Unit Testing Entity Framework Dependencies

How do you unit test something that has a dependency on Entity Framework? I ran into a situation recently when the code I wanted to test was loading a set of rules from a database that dictated the what functionality a web site had.

This is one of the those blogs most that is more of a reminder for me on how to do it. So it’s a message from past me to future, but hopefully it will help out someone else as well.

One way to test a database, which I wouldn’t advise, it to had a test database with a know state of data which you can test against. You simply swap out the connection string to test against the test data. There are a number of issue with this:

  • You have to pre-load the data with database. This can become complicated, prone to error and slow.
  • If you have multiple instances or developers of the tests at once, the data may be updated by one test instance, which inadvertently breaks another test.
  • Different tests will likely need different data setup.

In memory database to the rescue…

A much easier way is to use an in memory database to mock the data. Entity Framework makes this very easy. You simply instantiate the data context to use an in memory database (instead of a SQL one) and then you can load data into using your code. This means you only need to load the data that is specific to the test you are running, and the data is just for that test and won’t be changed by any other tests.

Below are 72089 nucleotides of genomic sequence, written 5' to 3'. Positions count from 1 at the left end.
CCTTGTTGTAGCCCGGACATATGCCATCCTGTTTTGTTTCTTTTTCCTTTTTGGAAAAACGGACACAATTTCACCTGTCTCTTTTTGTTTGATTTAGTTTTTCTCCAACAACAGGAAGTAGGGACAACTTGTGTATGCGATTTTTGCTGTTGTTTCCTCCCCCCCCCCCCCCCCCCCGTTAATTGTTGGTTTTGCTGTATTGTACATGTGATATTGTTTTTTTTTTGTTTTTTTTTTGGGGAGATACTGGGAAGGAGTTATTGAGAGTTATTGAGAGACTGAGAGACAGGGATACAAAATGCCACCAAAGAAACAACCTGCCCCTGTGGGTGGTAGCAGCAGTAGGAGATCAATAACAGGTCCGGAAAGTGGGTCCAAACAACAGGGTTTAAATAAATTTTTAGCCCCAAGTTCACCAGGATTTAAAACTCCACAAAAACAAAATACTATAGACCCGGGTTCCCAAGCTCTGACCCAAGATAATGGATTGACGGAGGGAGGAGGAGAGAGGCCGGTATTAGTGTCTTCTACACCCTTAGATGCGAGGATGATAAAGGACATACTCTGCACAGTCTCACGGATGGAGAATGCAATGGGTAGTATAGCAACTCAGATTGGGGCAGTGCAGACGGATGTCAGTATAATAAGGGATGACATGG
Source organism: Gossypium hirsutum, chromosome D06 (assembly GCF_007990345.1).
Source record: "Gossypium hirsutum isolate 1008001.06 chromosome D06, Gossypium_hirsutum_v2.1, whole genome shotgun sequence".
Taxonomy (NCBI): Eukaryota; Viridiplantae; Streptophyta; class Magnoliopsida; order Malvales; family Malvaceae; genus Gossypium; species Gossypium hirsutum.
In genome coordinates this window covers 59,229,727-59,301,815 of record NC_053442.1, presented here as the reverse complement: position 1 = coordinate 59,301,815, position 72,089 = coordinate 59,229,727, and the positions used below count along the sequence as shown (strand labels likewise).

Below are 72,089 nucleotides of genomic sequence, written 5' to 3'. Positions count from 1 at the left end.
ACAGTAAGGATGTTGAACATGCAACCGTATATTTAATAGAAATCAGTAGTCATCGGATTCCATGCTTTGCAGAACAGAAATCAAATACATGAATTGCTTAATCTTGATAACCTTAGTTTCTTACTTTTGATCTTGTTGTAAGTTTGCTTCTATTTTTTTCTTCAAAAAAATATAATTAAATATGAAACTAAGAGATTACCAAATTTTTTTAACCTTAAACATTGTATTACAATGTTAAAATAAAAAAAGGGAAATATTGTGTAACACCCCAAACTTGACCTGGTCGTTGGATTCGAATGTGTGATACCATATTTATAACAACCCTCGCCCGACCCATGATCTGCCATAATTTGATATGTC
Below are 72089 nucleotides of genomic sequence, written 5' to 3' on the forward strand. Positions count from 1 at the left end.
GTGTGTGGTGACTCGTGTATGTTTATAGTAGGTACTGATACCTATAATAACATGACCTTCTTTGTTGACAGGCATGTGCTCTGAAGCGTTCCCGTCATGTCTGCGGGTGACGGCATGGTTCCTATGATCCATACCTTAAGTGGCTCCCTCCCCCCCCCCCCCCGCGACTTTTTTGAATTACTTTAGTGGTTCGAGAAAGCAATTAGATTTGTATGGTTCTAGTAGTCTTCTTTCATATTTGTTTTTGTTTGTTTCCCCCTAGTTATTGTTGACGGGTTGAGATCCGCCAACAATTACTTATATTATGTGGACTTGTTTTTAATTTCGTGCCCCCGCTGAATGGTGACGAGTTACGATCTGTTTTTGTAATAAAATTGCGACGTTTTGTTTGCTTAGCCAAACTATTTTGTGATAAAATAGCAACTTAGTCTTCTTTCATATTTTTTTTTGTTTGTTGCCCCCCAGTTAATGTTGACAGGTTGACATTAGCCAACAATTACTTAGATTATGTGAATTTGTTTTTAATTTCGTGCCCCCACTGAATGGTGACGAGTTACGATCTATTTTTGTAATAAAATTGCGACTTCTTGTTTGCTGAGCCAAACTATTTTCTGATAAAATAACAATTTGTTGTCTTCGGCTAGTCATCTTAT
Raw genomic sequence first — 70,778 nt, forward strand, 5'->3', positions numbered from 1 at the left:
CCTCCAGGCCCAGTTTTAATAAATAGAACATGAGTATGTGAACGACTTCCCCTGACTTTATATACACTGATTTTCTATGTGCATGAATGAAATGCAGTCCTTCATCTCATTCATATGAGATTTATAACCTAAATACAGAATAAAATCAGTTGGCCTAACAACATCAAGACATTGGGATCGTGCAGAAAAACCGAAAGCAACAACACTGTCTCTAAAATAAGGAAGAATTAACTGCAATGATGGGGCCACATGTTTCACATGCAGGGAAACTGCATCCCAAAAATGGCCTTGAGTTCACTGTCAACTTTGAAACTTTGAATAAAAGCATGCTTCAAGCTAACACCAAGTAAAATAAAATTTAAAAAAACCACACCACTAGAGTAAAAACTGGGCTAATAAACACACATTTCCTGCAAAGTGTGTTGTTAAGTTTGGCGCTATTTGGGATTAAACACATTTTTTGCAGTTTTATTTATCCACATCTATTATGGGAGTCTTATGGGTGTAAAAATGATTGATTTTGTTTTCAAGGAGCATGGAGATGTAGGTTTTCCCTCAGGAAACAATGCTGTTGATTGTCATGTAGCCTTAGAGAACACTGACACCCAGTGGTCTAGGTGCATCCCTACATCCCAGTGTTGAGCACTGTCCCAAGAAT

You can use the standard Entity Framework methods to add the data, e.g. Add(Entity) and SaveChanges().

Here’s an example:

using Microsoft.EntityFrameworkCore;
using Microsoft.VisualStudio.TestTools.UnitTesting;
using System;
using System.Collections.Generic;
namespace InMemoryDatabaseTest
    public class CompanyTest
        DBContext _inMemoryContext;
        ICompanyHelper _companyHelper;
        public void TestInitialize()
            //Initalise the in memory database. This uses the same Data
//context I have already setup for my project, but has a different //configuration so that it uses an in memory database.
            var options = new DbContextOptionsBuilder<DBContext>()
            _inMemoryContext = new DBContext(options);
            //The Class to be tested, which has a dependency on the data context
            _companyHelper = new CompanyHelper(_inMemoryContext);
        public void CompanyHierarchyTest()
            //Set up data in the in memory database.
            //This is done in the same way as adding data to EF: First add
//the object, then call SaveChanges() on the context
            Company company1 = new Company()
                ID = 1,
                Created = DateTime.Now,
                CreatedBy = Guid.NewGuid().ToString(),
                Name = Company 1,
                ParentID = 0
            Company company2 = new Company()
                ID = 2,
                Created = DateTime.Now,
                CreatedBy = Guid.NewGuid().ToString(),
                Name = Company 2,
                ParentID = 1
           //Call the class to be tested
            var companyHierarchy = _companyHelper.GetCompanyHierarchy(company1);
            //Test the assertion
            var expectedCount = 2;
            Assert.AreEqual(expectedCount, companyHierarchy.Count);

The data context has the following constructor:

public class DBContext : DbContext
        public DBContext(DbContextOptions<DBContext> options) : base(options)
Alex Orpwood Written by:

Software developing and architecting for 20 years. Satellite monitoring by day, writing my own app by night. More about me